March 28 2008 / by futuretalk
Category: Transportation Year: Beyond Rating: 13 Hot
By Dick Pelletier
In the sci-fi movie Minority Report cars drive themselves while maneuvering through traffic on roads and in the sky. Though the film represents a more distant future, safe and affordable driverless cars could be on roads everywhere by 2020, and self-driving/flying air-cars by 2030.
Scientists are now developing next generation driverless cars that understand and react to the world around them. These “smart” vehicles have been tested in recent competitions sponsored by the Defense Advanced Research Projects Agency (DARPA).
Competing cars were not only driven entirely by computers, but they operated in a simulated city environment. Stanford University’s Dr. Sebastian Thrun explains the DARPA challenge; “Driverless cars successfully maneuvered through busy streets and intersections. They recognized other cars, and interacted safely when they met – all without human help.”
“Today’s driverless cars can go about 100 miles before human assistance becomes necessary,” Thrun says, “by 2010 this will increase to 1,000 miles, by 2020 a million miles; and by the 2030s, driverless cars will surpass human drivers in both safety and reliability.”
Driverless vehicles promise huge benefits. The Department of Transportation projects 500 million cars worldwide by 2010 with unbearable congestion everywhere. Self-driving cars always maintain proper distances at maximum speeds; and this optimizes road capacity. By 2020, we’ll say goodbye to gridlock, road rage, and most traffic deaths.
In 1937, Wright Brothers rival Glenn Curtiss was the first to design a realistic flying car. It flew through the air at 112 mph and drove on the ground at 56 mph. But this futuristic vehicle crashed often and developers decided to shelve the idea. Today, the following companies are rushing to develop their idea of the perfect air-car:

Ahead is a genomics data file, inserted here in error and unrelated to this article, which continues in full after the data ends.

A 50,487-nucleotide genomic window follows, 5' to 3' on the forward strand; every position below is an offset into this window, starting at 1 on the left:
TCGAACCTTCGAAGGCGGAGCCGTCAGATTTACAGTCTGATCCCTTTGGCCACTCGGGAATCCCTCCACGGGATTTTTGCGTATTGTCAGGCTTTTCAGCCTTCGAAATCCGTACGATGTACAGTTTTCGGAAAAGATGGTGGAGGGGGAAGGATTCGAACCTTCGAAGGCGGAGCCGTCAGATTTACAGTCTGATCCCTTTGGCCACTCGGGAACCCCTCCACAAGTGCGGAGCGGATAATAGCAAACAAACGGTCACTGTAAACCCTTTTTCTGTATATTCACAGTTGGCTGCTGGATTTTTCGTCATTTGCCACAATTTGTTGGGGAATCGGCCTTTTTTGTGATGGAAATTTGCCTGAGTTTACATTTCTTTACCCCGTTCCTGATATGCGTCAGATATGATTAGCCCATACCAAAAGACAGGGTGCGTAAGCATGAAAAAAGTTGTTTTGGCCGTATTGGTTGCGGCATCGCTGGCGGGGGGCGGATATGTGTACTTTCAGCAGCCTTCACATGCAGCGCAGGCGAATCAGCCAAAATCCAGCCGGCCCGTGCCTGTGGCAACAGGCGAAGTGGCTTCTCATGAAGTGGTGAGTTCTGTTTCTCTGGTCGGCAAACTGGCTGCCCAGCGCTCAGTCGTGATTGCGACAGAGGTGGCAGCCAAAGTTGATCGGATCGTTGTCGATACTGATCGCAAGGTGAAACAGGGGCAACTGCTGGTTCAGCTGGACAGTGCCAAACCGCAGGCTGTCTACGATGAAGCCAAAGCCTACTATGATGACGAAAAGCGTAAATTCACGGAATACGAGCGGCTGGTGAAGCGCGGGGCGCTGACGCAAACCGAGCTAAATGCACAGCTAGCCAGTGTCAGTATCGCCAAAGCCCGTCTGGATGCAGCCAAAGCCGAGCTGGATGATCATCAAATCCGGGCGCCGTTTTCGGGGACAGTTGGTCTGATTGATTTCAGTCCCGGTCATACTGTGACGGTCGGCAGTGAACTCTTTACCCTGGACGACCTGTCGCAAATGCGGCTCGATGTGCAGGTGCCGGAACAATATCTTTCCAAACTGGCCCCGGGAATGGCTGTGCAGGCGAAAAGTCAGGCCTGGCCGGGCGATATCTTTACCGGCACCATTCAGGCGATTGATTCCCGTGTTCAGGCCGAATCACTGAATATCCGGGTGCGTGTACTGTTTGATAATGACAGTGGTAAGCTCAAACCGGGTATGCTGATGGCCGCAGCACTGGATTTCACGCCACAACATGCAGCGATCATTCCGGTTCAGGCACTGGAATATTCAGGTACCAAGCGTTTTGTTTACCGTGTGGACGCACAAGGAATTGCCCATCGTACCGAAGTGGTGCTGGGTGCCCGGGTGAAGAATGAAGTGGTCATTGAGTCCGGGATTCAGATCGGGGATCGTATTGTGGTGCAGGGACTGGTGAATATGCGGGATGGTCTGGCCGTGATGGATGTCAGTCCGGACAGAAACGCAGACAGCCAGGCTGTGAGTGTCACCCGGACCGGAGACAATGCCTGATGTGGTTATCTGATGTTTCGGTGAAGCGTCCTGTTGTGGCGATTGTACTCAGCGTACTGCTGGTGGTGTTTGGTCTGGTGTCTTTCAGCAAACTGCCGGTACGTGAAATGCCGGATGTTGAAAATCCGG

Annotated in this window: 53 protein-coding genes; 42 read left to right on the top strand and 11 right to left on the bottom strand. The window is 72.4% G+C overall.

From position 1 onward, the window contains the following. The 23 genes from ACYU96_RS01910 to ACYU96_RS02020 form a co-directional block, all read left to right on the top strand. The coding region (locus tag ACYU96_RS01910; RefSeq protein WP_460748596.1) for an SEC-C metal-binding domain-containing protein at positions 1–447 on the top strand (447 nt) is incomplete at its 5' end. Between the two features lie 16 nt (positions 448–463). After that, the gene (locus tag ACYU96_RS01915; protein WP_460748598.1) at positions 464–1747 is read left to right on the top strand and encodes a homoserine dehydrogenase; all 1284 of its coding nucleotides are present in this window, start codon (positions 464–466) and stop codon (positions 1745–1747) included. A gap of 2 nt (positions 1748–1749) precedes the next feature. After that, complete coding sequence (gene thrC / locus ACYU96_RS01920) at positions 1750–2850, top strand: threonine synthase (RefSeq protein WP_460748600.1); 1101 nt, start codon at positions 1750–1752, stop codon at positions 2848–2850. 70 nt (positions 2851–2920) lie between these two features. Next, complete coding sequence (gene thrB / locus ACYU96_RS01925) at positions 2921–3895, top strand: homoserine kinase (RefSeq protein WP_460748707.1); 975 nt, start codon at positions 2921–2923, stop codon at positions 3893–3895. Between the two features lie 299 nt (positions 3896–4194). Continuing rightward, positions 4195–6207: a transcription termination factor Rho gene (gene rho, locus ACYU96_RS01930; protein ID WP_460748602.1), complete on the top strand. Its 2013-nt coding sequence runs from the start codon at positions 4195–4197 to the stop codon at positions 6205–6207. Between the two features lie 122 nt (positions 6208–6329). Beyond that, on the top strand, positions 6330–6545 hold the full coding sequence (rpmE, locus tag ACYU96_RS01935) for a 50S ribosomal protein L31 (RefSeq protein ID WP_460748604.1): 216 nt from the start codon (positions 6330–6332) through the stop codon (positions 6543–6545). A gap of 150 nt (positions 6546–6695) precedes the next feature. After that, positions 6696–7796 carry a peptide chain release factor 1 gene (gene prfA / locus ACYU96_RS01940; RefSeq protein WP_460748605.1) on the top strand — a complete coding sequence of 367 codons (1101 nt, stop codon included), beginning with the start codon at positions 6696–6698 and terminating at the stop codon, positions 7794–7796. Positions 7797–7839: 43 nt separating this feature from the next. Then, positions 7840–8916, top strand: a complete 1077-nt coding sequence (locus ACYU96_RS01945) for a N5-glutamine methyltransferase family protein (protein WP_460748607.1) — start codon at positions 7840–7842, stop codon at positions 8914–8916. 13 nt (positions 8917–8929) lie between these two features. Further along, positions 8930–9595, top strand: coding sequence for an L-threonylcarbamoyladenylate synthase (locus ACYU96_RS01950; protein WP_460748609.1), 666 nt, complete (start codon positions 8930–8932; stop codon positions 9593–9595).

• StrongMobile Magic Dragon – boasts an automobile-type fuselage and suspension system. This vehicle is aimed at business travelers.
• LaBiche Aerospace FSC-1 – can park in garages and tight spaces. Developers hope to provide “door-to-door” travel, but safety concerns require a parachute with the system.
• Haynes Aero Skyblazer – uses a turbofan engine to provide air thrust and generate electricity that powers the motor. It flies at 400 mph with a range of 830 miles.
• Moller Skycar – is a vertical take-off and landing (VTOL) aircraft that can only fly from airports and heliports. Future plans include taking off and landing at parking lots and private properties.
• X-Hawk – another VTOL aircraft operates like a helicopter but without exposed rotors which make helicopters dangerous. It’s expected to arrive by 2010, but costs a whopping $3 million.
• Transition – developed by MIT alums, allows drivers to enfold or extend the wings by pushing a button in the cockpit. Priced at $148,000, sales could begin as early as 2009.
Today’s flying cars are little more than an elaborate engineering dream, but by 2030, the number-crunching ability of quantum computers and exponentially-advancing artificial intelligence is expected to bring the dream of pilotless aircraft to maturity. But with large numbers of self-driving/flying air-cars crowding the skies, we will certainly need an improved air traffic control system to guarantee 100 percent human safety.
Will this “magical future” happen? Former NASA director Dennis Bushnell believes that “computerized driving systems will impact with society like cars did to the horse and buggy.” Driverless cars will be commonplace by 2020, and self-flying air-cars by 2030.